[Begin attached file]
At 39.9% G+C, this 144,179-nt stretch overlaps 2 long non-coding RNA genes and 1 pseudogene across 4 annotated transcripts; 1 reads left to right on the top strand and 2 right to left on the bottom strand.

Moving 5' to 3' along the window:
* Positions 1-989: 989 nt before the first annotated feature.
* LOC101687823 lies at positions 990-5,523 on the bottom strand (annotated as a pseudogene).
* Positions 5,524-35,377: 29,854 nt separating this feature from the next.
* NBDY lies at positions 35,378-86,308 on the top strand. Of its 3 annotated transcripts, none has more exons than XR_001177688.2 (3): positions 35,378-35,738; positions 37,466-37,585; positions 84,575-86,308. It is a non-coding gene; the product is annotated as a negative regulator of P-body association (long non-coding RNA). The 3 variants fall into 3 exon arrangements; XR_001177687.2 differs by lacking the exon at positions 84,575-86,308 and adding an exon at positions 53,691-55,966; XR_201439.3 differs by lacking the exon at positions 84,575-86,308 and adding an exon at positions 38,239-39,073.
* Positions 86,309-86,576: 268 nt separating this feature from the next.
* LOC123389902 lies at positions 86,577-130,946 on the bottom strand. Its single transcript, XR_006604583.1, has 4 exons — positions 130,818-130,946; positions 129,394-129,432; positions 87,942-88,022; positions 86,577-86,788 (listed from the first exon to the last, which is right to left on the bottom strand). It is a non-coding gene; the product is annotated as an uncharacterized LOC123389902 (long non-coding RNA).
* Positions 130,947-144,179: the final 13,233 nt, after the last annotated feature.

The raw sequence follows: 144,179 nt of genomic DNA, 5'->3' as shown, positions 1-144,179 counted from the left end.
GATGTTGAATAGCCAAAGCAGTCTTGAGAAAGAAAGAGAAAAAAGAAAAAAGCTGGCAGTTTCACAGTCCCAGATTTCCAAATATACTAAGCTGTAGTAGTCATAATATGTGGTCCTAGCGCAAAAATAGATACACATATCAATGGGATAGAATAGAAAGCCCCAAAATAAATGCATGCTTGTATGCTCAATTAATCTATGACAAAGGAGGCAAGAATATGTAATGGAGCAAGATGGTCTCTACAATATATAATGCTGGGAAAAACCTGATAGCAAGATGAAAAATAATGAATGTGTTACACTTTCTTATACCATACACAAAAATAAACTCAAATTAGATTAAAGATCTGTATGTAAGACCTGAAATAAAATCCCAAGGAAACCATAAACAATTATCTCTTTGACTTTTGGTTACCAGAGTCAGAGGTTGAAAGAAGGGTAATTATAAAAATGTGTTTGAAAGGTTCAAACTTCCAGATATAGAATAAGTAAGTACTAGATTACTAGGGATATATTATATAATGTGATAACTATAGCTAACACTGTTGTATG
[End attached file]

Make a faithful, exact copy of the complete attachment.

At 39.9% G+C, this 144,179-nt stretch overlaps 2 long non-coding RNA genes and 1 pseudogene across 4 annotated transcripts; 1 reads left to right on the top strand and 2 right to left on the bottom strand.

Moving 5' to 3' along the window:
* Positions 1-989: 989 nt before the first annotated feature.
* LOC101687823 lies at positions 990-5,523 on the bottom strand (annotated as a pseudogene).
* Positions 5,524-35,377: 29,854 nt separating this feature from the next.
* NBDY lies at positions 35,378-86,308 on the top strand. Of its 3 annotated transcripts, none has more exons than XR_001177688.2 (3): positions 35,378-35,738; positions 37,466-37,585; positions 84,575-86,308. It is a non-coding gene; the product is annotated as a negative regulator of P-body association (long non-coding RNA). The 3 variants fall into 3 exon arrangements; XR_001177687.2 differs by lacking the exon at positions 84,575-86,308 and adding an exon at positions 53,691-55,966; XR_201439.3 differs by lacking the exon at positions 84,575-86,308 and adding an exon at positions 38,239-39,073.
* Positions 86,309-86,576: 268 nt separating this feature from the next.
* LOC123389902 lies at positions 86,577-130,946 on the bottom strand. Its single transcript, XR_006604583.1, has 4 exons — positions 130,818-130,946; positions 129,394-129,432; positions 87,942-88,022; positions 86,577-86,788 (listed from the first exon to the last, which is right to left on the bottom strand). It is a non-coding gene; the product is annotated as an uncharacterized LOC123389902 (long non-coding RNA).
* Positions 130,947-144,179: the final 13,233 nt, after the last annotated feature.

The raw sequence follows: 144,179 nt of genomic DNA, 5'->3' as shown, positions 1-144,179 counted from the left end.
GATGTTGAATAGCCAAAGCAGTCTTGAGAAAGAAAGAGAAAAAAGAAAAAAGCTGGCAGTTTCACAGTCCCAGATTTCCAAATATACTAAGCTGTAGTAGTCATAATATGTGGTCCTAGCGCAAAAATAGATACACATATCAATGGGATAGAATAGAAAGCCCCAAAATAAATGCATGCTTGTATGCTCAATTAATCTATGACAAAGGAGGCAAGAATATGTAATGGAGCAAGATGGTCTCTACAATATATAATGCTGGGAAAAACCTGATAGCAAGATGAAAAATAATGAATGTGTTACACTTTCTTATACCATACACAAAAATAAACTCAAATTAGATTAAAGATCTGTATGTAAGACCTGAAATAAAATCCCAAGGAAACCATAAACAATTATCTCTTTGACTTTTGGTTACCAGAGTCAGAGGTTGAAAGAAGGGTAATTATAAAAATGTGTTTGAAAGGTTCAAACTTCCAGATATAGAATAAGTAAGTACTAGATTACTAGGGATATATTATATAATGTGATAACTATAGCTAACACTGTTGTATG